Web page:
This list of improvements isn’t just skater-specific, though, as the game’s goaltenders have also benefitted from being given more tools. Not only do they show more emotion after giving up bad goals, but their ability to make reactive saves has been heightened. As such, you’ll see a more varied amount of save animations, including some impressive-looking desperation stops. And, as is always the case, work has been done to try to make each tender’s unique stance as close to its real-life counterpart as possible.
What’s nice about all of this is that EA Sports has delivered a game that features notable improvements without any unfortunate side effects. In previous years’ outings, occasional glitches showed themselves during my review sessions. This time around, though, I’ve yet to come across anything worth mentioning, which is great. Sure, computer controlled players will stumble from time to time, and the game’s catch-up AI will lead to some annoyingly cheap goals on your tender, but that’s nothing new and tends to happen in other sports games as well.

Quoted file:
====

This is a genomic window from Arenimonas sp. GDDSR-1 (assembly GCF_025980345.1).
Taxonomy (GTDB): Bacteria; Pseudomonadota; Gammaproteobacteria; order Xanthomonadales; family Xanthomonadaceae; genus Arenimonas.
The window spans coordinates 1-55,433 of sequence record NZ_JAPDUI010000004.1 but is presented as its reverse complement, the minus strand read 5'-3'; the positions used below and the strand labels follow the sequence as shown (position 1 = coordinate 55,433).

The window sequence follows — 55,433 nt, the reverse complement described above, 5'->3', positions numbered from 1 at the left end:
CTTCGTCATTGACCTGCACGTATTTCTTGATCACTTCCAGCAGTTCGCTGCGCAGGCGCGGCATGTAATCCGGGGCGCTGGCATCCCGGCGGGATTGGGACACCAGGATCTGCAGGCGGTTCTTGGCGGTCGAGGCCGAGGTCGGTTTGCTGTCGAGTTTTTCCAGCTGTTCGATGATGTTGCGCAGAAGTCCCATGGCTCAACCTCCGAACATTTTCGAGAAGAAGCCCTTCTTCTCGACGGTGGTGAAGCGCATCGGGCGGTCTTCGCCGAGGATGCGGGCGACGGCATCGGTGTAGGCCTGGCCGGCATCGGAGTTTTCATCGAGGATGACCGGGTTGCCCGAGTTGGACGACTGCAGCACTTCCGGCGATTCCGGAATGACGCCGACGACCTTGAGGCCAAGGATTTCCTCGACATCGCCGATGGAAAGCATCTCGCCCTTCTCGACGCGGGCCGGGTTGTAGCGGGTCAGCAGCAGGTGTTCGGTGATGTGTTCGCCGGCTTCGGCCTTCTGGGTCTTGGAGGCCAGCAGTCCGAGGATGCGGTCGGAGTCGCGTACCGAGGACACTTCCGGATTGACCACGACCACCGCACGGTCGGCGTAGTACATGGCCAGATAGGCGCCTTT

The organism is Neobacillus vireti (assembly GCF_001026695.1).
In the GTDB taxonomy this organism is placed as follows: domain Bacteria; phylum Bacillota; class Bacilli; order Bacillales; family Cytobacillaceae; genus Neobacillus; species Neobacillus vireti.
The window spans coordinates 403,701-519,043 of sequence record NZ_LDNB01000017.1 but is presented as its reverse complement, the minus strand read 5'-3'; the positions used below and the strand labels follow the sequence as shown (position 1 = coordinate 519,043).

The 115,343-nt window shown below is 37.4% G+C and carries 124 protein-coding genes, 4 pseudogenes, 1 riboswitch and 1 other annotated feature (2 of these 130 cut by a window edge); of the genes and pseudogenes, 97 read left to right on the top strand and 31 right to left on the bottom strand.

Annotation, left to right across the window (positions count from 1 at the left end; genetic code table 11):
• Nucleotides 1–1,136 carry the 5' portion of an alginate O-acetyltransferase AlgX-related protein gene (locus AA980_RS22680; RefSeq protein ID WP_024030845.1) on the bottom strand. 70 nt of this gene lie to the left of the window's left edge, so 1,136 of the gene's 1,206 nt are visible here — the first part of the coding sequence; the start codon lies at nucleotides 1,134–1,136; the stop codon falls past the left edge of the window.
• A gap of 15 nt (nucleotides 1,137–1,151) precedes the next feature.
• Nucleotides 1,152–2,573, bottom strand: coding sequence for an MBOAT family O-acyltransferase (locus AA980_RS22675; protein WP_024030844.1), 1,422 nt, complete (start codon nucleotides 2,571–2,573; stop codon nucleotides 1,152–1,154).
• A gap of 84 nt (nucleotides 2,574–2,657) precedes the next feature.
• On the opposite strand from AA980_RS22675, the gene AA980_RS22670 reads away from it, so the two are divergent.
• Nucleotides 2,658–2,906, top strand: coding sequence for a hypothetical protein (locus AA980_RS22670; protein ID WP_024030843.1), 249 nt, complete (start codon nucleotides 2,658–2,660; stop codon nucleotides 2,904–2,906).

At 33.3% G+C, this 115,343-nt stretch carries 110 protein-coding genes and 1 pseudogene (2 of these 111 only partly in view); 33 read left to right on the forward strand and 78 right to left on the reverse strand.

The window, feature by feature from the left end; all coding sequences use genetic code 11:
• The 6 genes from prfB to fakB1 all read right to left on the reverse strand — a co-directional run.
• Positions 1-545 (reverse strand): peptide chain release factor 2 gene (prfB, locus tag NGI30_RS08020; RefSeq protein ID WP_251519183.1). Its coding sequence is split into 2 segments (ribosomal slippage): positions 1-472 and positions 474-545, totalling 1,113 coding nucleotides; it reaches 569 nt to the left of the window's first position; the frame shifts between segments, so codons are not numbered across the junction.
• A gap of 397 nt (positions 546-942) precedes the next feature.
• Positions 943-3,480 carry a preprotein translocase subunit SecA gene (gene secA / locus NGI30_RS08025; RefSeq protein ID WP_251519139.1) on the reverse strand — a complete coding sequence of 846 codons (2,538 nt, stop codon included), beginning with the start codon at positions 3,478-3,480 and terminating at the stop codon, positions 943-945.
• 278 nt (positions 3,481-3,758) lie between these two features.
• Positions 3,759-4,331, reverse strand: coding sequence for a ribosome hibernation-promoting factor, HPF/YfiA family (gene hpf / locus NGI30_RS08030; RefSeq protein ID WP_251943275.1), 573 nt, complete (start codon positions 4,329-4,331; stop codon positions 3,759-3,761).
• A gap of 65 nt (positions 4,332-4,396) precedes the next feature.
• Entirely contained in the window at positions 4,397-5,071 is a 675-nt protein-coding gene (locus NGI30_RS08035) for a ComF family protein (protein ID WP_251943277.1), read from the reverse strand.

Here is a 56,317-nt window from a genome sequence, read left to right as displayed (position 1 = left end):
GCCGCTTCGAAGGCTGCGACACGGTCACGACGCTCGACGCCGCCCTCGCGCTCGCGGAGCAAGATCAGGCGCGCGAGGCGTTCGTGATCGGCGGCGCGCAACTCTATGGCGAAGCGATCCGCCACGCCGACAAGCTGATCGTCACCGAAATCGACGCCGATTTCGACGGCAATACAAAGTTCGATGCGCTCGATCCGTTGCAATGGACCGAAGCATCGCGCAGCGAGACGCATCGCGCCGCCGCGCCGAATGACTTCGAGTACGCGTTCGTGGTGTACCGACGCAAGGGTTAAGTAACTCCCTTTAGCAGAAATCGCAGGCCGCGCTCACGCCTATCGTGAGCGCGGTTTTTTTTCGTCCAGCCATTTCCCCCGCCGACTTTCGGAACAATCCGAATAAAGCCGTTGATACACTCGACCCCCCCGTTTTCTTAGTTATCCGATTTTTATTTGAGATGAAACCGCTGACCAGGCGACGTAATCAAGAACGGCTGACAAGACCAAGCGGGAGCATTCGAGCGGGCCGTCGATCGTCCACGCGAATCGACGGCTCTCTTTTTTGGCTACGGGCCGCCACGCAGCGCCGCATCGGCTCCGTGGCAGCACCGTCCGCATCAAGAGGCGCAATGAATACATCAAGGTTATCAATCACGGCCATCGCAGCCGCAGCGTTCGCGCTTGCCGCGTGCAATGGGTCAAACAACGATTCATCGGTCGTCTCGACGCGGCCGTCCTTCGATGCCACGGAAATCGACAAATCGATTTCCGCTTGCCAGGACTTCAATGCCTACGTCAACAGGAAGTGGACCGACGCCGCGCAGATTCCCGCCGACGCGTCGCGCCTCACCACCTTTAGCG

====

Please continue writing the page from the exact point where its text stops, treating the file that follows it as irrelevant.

Complementing all of the aforementioned work that was put into updating and polishing the on-ice package, is a suite of modes that has seen its fair share of additions, subtractions and combinations. Gone are the rarely played Be a GM and GM Connected scenarios, and in their place is Franchise Mode, which lets you run every facet of your favourite team. From ticket, concession and jersey prices, to the scheduled dates for giveaways, it’s all in your hands.
Of course, Franchise Mode also offers all of the challenges that come with being an NHL general manager. You’re made responsible for every trade and roster move that your organization makes, and have ownership goals to deal with. This may include winning the Stanley Cup, if you’re a contender like the Pittsburgh Penguins, or getting another first round draft pick if you happen to be in a rebuilding mode like my Toronto Maple Leafs.